[/caption]If you found yourself in the unfortunate situation of orbiting a black hole, you may be in for a rather dizzying and unpredictable ride. If the black hole is spinning, it will flatten out under centrifugal forces, much like the Earth bulges slightly at the equator, but the black hole’s bulge will be radically greater. As the shape of the black hole changes, so does its gravitational profile.
As you are not orbiting a spherical black hole, you can no longer expect to have a boring, predictable orbit; your orbit will become wild and chaotic, seemingly random. However, it would appear that there is an underlying constant to the mayhem, and what’s more, it seems this constant has also been observed in a more pedestrian system: a three-body Newtonian system. So what’s the link? Physicists aren’t quite sure…
When a massive star exhausts its fuel, it may collapse in on itself to create a black hole (after some exciting supernova action). The angular momentum of the original star is expected to be preserved, producing a rapidly spinning black hole. If the black hole “has no hair” (i.e. it has no electrical charge), the gravitational field solely depends on its mass and spin. If there is deformation due to the spin, the gravitational field changes, sending any orbiting body (like a neutron star) on a crazy roller-coaster ride.
In a new paper by Clifford Will of Washington University in St. Louis, the excited physicist describes the scenario. “The orbits go wild — they gyrate and spin, they’re incredibly complex. It’s fantastic,” Will says.
However, physicist Brandon Carter discovered a mathematical constant back in 1968, showing these apparently chaotic orbits are predictable, and that it even applies to orbits around extremely warped space-time. “Black holes have this extra constant that restores the regularity of the orbits,” comments Saul Teukolsky of Cornell University. “It’s a mystery. Every other situation where we have these extra constants, we have symmetry. But there’s no symmetry for an orbiting black hole — that’s why it is regarded as a miracle.”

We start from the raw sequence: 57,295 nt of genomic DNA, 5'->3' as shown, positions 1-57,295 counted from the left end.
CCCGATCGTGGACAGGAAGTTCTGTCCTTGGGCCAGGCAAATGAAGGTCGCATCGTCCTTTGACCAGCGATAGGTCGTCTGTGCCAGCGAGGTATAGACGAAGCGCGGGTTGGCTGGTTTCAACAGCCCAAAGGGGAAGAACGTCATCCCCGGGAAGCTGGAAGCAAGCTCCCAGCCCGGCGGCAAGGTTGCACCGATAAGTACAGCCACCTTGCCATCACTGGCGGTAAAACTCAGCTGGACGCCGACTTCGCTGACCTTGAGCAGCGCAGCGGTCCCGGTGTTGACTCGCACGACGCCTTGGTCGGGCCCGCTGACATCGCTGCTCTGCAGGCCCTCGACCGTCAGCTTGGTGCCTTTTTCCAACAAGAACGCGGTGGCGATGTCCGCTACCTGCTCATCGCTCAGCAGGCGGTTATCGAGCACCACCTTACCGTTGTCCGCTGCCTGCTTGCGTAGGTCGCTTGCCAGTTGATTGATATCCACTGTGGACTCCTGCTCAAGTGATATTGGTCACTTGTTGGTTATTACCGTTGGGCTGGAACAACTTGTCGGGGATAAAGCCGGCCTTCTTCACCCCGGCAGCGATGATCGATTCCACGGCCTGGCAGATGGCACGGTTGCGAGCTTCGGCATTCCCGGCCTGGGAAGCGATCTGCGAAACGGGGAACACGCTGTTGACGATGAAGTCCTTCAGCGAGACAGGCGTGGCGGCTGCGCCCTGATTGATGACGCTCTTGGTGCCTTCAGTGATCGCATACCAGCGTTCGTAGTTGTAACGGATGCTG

Quite simply, physicists have no idea why the Carter constant could arise from the General Relativity description of a spinning black hole. Now, to make the problem even more perplexing, Will carried out a classical (Newtonian) 2-body simulation with a third body orbiting. Again, the same constant appeared. It would appear that there is something special about the predictability of an orbit around this black hole configuration.
Teukolsky, who worked on similar problems for his Ph.D. in 1970, remains baffled by these results. However, Will continues to investigate the problem, by including a term for black hole frame dragging. In this situation, the spinning black hole will drag space-time around it, “creases” (or ripples) in space time being pulled with the direction of spin. In this case, the Carter constant disappears, only to return when higher order terms are added to the equations.
This all means one of two things. Either it is simply an artefact in the mathematics, a curiosity that will eventually be rooted out of the equations. However, there is a tantalising possibility that we are seeing a characteristic of exotic rotating black holes, where the configuration of the surrounding fabric of space-time can allow a predictable orbit to come out of the apparent chaos…
Source: Science News
Here’s an article about black body radiation.